COE, WILLIS, BATES, CAVE, ENSOR, WOOD, CHUBB, CARTER, LAMING, SHORT, MCGUIRE

How a team like this can win 7-2 I just don’t know. Most said it would be a close game, but the word on the streets was that Claims were the new force in Zurich football. What transpired was a good old-fashioned Saturday night at closing-time whacking, which left Claims shellshocked and LSD extremely surprised. Before we go into graphic detail, here are the reasons LSD were being written-off, before a ball was kicked in anger:

(1) The world’s worst ever talent shortage. No Hardcastle (oh no!), no Wolf (oh blimey!), no Ford (oh God!), no Smith (oh well never mind!)

(2) Reputation. LSD are bad, really bad. Many’s the time Trev Harris has sent us to bed with no supper. Spectators and people parking their cars in the car park don’t get off lightly either. Rumour has it that we once even reduced Matt Sawyers to tears. Now that’s bad.

(3) No kit. LSD are a sartorial nightmare. Old LCD shirts, T-shirts, even a West Ham top. When it comes to gear, Third Division stuff.

(4) Jason Willis.

THE MATCH

With Cave his usual prompt self (can’t this jerk buy himself a watch?) LSD fell behind when they all stood still to admire Claims’ first corner, ever. It was such a lovely, inswinging, dipping, looping corner that it just had to result in a goal. 1-0 down, everyone playing out of position, Claims rampant, the defence barely on first name terms. Things looked bad.

(At this point we must mention the supporters: Vicki, Jenny, Louise thank you. It was cold out there but you never wavered. Sharon, the sight of you sloping-off in our hour of need will be remembered by us long after you’ve forgotten it).

As far as the game went, class was always going to tell eventually. It did. SHORT equalised in his inimitable style, stopping his wild celebrations only to humiliate the fallen goalkeeper with a mouth of abuse. Shortly after, LAMING bundled the ball home after a “Hand of God” incident, seen only by the entire Claims team and no-one else. The 2nd half was utter annihilation, AC Milan v The Rose & Crown, Men v Boys, Class v Arse.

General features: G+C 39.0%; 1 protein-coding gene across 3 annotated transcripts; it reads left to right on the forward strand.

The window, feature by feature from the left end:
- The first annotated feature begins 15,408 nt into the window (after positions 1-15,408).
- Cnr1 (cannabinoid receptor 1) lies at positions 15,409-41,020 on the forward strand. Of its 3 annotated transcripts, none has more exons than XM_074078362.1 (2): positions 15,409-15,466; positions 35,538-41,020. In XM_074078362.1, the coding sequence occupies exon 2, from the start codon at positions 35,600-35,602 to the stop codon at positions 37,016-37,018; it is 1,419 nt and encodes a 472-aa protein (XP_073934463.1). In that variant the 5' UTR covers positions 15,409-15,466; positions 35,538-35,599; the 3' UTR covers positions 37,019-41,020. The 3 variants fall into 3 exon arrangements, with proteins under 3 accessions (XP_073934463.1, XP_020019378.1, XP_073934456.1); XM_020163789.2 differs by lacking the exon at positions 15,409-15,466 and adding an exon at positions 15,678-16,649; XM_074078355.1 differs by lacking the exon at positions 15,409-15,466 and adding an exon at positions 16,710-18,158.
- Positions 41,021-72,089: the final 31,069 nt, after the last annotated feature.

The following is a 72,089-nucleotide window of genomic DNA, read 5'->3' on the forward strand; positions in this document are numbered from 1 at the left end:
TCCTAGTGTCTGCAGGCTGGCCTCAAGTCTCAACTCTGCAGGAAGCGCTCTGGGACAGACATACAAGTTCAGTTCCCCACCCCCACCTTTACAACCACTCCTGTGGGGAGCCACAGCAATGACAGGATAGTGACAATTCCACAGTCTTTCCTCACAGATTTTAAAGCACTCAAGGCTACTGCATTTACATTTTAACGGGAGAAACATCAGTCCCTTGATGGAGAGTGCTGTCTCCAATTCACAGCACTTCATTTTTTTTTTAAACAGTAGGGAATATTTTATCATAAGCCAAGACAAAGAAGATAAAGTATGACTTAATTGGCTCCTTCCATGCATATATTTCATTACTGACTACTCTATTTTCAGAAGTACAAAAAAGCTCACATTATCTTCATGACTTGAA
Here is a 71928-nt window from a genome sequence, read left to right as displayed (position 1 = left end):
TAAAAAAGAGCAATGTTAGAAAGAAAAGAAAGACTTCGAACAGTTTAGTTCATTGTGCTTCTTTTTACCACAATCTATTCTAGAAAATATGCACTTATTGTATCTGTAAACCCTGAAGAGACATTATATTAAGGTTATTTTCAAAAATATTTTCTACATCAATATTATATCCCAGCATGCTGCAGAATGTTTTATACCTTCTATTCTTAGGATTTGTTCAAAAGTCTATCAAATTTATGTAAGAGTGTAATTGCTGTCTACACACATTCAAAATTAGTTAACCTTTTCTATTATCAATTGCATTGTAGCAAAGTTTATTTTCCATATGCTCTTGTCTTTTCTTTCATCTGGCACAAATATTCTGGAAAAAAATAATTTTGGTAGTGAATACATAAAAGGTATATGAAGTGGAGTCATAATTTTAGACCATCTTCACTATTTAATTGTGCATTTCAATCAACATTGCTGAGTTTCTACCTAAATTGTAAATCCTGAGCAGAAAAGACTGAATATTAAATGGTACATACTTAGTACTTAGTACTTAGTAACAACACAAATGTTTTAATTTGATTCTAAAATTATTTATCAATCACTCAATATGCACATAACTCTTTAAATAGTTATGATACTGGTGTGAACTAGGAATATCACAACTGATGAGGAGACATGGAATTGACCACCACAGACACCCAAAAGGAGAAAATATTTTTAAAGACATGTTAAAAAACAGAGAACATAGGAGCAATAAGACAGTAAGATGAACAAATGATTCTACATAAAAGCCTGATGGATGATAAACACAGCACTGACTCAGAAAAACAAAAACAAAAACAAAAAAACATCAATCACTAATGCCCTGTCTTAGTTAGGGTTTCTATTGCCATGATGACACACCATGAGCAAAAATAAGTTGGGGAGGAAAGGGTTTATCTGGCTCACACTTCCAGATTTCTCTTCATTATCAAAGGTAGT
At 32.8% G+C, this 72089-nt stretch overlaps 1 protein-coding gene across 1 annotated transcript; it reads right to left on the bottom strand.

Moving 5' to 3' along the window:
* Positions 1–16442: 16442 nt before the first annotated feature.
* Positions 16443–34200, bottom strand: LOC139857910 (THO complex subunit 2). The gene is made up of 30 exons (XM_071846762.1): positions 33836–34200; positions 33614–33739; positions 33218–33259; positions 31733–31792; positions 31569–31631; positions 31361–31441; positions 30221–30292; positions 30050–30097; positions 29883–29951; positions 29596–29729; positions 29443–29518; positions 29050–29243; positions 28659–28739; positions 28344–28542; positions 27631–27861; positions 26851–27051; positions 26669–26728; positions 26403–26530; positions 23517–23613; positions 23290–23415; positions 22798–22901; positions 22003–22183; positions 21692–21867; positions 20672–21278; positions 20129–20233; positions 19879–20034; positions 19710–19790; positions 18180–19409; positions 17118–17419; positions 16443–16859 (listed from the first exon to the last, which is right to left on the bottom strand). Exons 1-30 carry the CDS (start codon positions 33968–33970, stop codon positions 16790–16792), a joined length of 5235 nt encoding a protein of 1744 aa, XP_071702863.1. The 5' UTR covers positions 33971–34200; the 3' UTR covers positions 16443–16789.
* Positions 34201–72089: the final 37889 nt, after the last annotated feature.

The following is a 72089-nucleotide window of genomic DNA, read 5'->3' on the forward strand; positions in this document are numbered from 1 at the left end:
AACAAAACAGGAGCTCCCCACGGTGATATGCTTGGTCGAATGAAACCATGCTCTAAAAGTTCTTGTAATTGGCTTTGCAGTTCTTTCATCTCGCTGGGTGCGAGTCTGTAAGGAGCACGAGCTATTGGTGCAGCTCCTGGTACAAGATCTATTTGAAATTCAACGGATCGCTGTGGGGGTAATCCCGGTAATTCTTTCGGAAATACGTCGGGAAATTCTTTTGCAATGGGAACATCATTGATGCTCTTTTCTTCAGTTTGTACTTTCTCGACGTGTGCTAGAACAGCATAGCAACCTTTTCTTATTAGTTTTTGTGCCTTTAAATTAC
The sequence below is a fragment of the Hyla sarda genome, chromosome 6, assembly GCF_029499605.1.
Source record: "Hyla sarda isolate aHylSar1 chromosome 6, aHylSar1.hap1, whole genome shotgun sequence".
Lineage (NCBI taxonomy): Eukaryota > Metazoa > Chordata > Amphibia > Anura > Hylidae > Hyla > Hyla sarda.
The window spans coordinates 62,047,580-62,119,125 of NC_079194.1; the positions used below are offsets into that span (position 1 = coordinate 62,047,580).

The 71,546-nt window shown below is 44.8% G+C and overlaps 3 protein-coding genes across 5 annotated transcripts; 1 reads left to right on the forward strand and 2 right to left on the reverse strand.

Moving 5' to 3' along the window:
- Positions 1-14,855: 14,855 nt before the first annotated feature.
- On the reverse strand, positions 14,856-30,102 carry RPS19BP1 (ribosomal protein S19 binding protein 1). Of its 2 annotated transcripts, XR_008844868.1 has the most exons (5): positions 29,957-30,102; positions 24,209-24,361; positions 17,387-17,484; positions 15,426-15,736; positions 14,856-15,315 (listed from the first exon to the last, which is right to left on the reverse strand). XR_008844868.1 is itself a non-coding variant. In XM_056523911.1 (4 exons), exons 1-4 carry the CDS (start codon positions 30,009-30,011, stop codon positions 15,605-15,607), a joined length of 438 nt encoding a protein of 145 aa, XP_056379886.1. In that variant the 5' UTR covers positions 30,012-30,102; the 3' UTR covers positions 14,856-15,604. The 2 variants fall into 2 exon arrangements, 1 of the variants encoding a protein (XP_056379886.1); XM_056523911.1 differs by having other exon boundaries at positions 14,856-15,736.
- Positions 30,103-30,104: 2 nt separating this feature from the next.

WOOD toe-poked one from 30 yards  to make it 3-1, before Andrews caught Coe in No-Mans Land to make it 3-2. Blame for this lies at Willis’ feet, as he took a throw-in whilst Bates was still in the car-park having just retrieved the ball. Thanks Jas. Looking forward to a friendly v Touchline. Now the fun began, Chubb and Sawyers went toe-to-toe (only one winner there) then Claims’ mini-version of Andy Bates started crying after one knee-high tackle too many. SHORT’s persistence made it 4-2 before one of those “Great Sporting Moments” that come along so rarely.

Carter found McGUIRE, whose shot bounced straight back to him off the goalie, and LSD’s very own Ian Wright made no mistake with his second attempt. McGuire was instantly mobbed by crazed team-mates, who had to be dragged off him after 5 minutes of sheer adoration. Willis then managed to fluff a penalty (class to the bitter end), before SHORT made it 6-2 with a close-range effort. His feverish attempts to convince everyone that it was “a great goal” were sadly wasted though.

With the game won, CHUBB opened his magic box, beat one, then another and another, then the first guy again, shot, got a lucky deflection and celebrated in arrogant style. At 7-2 the referee had seen enough and mercifully blew for time.

The bar beckoned, seductively.

NOWHERE TO RUN, NOWHERE TO HIDE

Andy “Mr Blobby” Coe (9) Though I still reckon your wonder save from Mountifield was going wide, you played a stormer. You’re no “Cat” Smith, but beggars can’t be choosers. If Sugar Ray Leonard and Frank Sinatra can come out of retirement, I’m sure you can. And we promise not to insult you ever again. Fat bastard.

Les “Late For My Own Funeral” Cave (8) Started slowly, tailed-off in the middle, but stormed the last twelve seconds. Honestly though, very solid. Needs to invest in a trusty timepiece. A Ken Ebbens “Soccer Skills and Tactics” video wouldn’t go amiss either. Some good passing though. It kept passing me, anyway.

Mike “Bite Yer Legs” Ensor (7) Started like an uncoordinated wreck, but improved. Pre-season transfer from FLSD looks like a sound deal by Pat “The Manager” Chubb. Mike seems to have found his own private heaven at left-back. Now the question is, will “Scores on the Board Mr Ford” regain his place? Stay tuned.